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Old 06-13-2017, 09:20 PM
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joshvibert joshvibert is offline
Senior Member
Join Date: Apr 2010
Location: Oakwood, GA
Posts: 320
Default Re: Buying a custom DW set

I would like to type this out at least once:

I think a lot of the DW hate and "overpriced," "sound like garbage," etc comments come from 2 camps:

1. People who can't afford them and therefore feel the need to speak down about them in some way to convince themselves they don't want them.

2. People who don't know how to tune.

I've found Pearls and Yamaha's to be much easier to tune than DW's. The difference is that once you learn the nuances of tuning DW's, you'll be able to get sounds out of them that you'd never get out of a Pearl or a Yamaha. I also think head selection has a lot to do with it. I think a lot of people's experience with a DW kit is to sit behind one on display in a music store with factory heads on it and then there's this huge let down when it doesn't sound amazing.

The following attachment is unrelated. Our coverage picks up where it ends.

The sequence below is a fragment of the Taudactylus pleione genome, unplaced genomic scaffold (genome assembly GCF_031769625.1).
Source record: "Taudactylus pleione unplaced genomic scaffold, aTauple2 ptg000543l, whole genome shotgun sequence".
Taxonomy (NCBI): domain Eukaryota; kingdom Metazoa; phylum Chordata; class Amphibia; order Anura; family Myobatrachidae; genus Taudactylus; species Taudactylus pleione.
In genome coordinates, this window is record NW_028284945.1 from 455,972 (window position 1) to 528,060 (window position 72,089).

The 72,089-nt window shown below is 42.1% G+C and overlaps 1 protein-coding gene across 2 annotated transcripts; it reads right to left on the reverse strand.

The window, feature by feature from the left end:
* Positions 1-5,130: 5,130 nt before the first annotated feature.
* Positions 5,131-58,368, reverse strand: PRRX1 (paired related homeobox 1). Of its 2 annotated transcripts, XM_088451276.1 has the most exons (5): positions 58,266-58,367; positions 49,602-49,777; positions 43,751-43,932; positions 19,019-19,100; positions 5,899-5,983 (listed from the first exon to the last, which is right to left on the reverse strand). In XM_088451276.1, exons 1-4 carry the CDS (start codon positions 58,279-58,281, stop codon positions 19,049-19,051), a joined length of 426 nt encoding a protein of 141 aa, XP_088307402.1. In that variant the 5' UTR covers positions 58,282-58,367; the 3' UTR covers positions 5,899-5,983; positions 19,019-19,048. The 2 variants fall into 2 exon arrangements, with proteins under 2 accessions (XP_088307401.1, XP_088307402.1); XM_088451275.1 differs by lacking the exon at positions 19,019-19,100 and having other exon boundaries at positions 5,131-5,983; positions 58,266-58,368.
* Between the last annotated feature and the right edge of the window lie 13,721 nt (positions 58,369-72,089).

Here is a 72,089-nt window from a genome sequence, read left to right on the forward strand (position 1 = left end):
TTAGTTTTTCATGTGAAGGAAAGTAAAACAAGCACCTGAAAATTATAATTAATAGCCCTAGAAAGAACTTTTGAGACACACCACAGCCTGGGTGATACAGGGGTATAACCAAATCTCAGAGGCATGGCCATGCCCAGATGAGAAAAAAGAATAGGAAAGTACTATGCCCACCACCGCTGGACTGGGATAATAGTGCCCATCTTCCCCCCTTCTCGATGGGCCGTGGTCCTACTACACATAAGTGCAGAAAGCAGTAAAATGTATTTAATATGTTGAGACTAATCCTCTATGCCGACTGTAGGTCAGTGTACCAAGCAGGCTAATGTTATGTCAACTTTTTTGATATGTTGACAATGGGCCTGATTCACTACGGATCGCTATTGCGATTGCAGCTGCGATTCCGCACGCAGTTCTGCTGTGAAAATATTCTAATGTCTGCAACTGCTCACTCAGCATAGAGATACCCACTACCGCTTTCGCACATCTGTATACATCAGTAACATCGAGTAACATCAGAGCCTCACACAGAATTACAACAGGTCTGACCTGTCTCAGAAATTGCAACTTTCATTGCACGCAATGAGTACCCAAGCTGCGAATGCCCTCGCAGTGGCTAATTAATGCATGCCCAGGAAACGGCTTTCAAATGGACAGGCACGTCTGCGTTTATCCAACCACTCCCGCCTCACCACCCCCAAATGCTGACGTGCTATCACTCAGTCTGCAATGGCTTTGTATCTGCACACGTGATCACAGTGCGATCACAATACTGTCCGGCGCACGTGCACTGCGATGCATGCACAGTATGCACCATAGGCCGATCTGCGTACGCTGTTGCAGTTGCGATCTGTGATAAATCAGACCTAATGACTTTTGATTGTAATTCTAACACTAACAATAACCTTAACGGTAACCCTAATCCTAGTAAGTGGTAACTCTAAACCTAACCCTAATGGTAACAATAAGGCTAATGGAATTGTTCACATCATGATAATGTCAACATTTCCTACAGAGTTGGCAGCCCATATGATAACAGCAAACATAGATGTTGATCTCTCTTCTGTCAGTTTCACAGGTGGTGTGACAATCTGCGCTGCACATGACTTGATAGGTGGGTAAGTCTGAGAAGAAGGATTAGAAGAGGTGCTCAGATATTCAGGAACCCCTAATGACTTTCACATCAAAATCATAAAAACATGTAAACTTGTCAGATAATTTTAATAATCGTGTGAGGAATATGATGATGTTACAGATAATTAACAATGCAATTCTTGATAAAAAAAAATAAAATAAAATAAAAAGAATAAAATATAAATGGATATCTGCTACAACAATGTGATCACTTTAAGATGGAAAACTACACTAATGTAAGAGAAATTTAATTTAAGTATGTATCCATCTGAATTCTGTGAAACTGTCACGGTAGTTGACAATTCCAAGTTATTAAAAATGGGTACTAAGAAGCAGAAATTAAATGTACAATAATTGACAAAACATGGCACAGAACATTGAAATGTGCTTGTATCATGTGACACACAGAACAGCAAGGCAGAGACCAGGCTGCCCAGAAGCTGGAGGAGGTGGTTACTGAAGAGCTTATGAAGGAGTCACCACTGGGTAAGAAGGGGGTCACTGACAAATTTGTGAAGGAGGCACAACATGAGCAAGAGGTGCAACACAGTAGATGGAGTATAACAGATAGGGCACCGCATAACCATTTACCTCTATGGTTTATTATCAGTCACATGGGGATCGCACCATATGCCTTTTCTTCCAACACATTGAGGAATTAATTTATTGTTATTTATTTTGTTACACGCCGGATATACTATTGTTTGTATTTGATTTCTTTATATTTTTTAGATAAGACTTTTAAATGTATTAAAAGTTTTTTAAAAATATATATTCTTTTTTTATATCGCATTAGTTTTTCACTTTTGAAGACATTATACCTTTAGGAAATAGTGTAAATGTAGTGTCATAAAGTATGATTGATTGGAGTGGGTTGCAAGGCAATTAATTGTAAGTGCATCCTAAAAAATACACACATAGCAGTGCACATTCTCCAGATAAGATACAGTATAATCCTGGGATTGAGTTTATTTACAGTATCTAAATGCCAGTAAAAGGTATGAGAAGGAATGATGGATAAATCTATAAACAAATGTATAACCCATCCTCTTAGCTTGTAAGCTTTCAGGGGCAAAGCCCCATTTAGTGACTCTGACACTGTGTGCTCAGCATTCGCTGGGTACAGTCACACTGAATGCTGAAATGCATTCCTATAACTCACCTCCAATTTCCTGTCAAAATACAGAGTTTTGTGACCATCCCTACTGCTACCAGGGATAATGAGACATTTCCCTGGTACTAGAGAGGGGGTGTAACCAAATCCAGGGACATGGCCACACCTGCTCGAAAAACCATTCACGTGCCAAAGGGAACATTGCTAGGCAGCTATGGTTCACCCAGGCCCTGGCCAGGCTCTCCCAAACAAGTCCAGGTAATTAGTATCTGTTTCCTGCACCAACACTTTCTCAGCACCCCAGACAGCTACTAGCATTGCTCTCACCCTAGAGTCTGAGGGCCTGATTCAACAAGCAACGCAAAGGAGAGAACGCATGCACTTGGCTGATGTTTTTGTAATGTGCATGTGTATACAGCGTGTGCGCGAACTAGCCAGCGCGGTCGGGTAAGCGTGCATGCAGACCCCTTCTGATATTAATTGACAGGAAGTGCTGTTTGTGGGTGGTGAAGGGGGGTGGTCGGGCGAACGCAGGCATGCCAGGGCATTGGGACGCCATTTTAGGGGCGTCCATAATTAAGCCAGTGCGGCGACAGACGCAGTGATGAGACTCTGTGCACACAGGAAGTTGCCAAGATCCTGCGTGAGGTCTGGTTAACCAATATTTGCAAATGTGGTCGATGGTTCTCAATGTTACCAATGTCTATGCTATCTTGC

I speak from experience here because I'm actually on my second go-round with DW. I bought my first Collectors kit back in 2003 and it was a 2001 model in Black Velvet. I bought DW 100% for the name. I'd never heard or played DW's before. I took them home along with a brand new set of Evans heads, did my best to tune them, and was 100% disappointed. I spent a lot of time with Pearl drums after that and they were nice drums that sounded good, but lacked the warmth and depth that I found myself beginning to crave. In 2014 I got my second DW kit and played it side-by-side against my Pearl Masters kit. There was no comparison. It those 11 years, though, I'd learned a great deal about tuning, head selection, hoops, and shell construction. I'd begun to understand what features were likely to give me the sound I wanted. Turns out that sound is the magic DW has created in their Collectors Maple drums with thin shells, re-rings, flanged hoops and somehow the hardware plays a role as well. A lot of video's you'll see of people comparing DW to another brand has the other brand in-tune and the DW with dissonant overtones still. If you'd take the time and learn how to get that DW in tune, it would be a much better comparison and DW would probably come out on top.
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